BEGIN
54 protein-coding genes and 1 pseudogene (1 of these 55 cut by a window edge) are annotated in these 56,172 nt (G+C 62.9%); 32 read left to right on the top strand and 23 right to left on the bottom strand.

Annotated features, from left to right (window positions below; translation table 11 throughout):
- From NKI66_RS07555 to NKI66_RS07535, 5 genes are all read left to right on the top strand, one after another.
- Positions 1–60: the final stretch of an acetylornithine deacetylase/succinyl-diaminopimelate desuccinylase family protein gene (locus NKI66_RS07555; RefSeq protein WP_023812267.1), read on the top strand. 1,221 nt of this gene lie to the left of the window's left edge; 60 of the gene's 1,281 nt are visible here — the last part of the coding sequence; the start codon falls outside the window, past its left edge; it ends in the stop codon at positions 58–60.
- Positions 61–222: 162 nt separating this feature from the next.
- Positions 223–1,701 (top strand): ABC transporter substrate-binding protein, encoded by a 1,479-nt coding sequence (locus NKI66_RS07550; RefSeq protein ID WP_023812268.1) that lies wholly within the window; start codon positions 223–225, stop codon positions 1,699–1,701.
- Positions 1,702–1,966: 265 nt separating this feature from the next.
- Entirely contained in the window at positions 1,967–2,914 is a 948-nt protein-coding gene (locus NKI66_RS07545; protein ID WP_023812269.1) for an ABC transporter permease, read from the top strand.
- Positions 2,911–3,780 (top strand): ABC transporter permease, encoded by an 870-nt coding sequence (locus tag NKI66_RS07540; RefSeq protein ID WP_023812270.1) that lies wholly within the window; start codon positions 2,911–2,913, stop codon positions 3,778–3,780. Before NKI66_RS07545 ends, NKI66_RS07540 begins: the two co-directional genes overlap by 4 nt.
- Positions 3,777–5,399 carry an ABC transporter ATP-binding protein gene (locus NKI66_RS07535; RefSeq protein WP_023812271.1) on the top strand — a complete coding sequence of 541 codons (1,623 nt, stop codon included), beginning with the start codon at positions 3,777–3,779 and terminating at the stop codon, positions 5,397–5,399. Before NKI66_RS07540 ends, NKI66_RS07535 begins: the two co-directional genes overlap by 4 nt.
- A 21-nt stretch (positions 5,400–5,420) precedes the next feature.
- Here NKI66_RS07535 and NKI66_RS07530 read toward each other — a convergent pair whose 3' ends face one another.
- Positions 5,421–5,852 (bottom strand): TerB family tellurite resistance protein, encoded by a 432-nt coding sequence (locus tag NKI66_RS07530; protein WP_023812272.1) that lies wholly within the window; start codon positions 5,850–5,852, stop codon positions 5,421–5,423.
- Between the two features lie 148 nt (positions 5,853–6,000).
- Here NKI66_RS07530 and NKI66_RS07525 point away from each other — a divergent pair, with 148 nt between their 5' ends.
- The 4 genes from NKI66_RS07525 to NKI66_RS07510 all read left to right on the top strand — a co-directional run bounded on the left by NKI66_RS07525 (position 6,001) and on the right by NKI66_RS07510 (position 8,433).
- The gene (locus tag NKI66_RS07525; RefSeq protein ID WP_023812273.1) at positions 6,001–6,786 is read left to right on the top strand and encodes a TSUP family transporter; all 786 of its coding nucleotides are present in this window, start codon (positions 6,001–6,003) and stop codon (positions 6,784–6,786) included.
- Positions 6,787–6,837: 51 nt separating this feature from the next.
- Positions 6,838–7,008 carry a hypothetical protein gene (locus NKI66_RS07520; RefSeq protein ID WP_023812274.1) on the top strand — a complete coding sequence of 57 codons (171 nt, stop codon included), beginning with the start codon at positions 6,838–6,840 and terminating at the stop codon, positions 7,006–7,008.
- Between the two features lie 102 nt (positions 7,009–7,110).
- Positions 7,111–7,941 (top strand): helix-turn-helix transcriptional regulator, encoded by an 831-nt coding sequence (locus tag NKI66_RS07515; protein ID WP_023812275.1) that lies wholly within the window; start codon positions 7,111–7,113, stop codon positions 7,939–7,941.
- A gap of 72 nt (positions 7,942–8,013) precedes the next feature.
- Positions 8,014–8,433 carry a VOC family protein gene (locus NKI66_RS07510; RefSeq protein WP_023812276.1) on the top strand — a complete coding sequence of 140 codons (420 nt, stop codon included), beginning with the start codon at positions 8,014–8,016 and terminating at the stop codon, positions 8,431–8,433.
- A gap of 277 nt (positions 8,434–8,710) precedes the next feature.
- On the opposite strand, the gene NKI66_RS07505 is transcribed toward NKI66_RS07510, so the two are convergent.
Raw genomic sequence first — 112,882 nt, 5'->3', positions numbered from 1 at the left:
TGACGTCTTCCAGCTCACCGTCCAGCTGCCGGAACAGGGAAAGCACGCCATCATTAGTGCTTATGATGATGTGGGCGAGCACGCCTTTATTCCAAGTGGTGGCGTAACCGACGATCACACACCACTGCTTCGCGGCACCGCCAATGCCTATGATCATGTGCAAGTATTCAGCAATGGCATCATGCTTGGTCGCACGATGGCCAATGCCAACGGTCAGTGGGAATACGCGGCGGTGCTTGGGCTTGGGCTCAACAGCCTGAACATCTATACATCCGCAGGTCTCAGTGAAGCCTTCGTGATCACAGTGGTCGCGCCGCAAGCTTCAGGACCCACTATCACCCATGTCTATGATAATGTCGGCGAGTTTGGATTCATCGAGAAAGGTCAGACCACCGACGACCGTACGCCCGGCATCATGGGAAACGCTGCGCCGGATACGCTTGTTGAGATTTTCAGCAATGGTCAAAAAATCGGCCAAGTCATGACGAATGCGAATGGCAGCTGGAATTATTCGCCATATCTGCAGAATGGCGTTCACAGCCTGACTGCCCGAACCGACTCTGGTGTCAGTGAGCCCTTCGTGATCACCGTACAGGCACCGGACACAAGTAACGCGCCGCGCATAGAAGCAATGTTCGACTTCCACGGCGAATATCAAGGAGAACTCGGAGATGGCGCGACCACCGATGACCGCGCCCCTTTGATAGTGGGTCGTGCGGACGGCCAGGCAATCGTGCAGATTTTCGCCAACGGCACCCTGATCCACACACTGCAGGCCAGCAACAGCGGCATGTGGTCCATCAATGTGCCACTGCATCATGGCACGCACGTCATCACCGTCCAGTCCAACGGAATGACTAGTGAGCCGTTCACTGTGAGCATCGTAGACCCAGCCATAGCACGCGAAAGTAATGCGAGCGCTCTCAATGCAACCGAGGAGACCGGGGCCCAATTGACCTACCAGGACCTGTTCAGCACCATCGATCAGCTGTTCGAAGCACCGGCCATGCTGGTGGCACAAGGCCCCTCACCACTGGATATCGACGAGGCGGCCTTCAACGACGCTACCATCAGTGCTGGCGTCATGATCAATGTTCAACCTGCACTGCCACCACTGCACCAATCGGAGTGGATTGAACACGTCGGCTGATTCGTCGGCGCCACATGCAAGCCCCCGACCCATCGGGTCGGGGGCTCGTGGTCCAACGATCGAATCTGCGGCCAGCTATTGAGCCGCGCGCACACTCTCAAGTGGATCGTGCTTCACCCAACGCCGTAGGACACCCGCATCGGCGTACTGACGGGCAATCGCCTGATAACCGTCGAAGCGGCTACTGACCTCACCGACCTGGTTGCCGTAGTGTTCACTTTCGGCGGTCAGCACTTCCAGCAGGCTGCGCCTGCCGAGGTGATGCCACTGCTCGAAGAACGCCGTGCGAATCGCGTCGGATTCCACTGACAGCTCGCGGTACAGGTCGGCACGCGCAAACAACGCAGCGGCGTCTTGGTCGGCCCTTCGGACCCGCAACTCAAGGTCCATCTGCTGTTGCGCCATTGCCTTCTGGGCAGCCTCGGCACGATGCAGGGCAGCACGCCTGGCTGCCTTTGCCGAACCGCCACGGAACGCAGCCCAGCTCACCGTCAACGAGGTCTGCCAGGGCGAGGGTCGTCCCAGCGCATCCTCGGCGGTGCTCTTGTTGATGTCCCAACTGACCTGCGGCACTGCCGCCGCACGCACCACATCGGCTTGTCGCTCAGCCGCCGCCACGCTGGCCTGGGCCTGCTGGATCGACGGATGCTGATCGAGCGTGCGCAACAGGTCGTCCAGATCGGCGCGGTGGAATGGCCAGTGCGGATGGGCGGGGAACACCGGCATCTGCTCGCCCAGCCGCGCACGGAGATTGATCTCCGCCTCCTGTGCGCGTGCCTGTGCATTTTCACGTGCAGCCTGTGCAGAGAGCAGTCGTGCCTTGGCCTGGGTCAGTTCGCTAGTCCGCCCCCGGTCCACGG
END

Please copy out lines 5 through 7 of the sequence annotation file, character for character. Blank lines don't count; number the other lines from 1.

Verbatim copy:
- Positions 61–222: 162 nt separating this feature from the next.
- Positions 223–1,701 (top strand): ABC transporter substrate-binding protein, encoded by a 1,479-nt coding sequence (locus NKI66_RS07550; RefSeq protein ID WP_023812268.1) that lies wholly within the window; start codon positions 223–225, stop codon positions 1,699–1,701.
- Positions 1,702–1,966: 265 nt separating this feature from the next.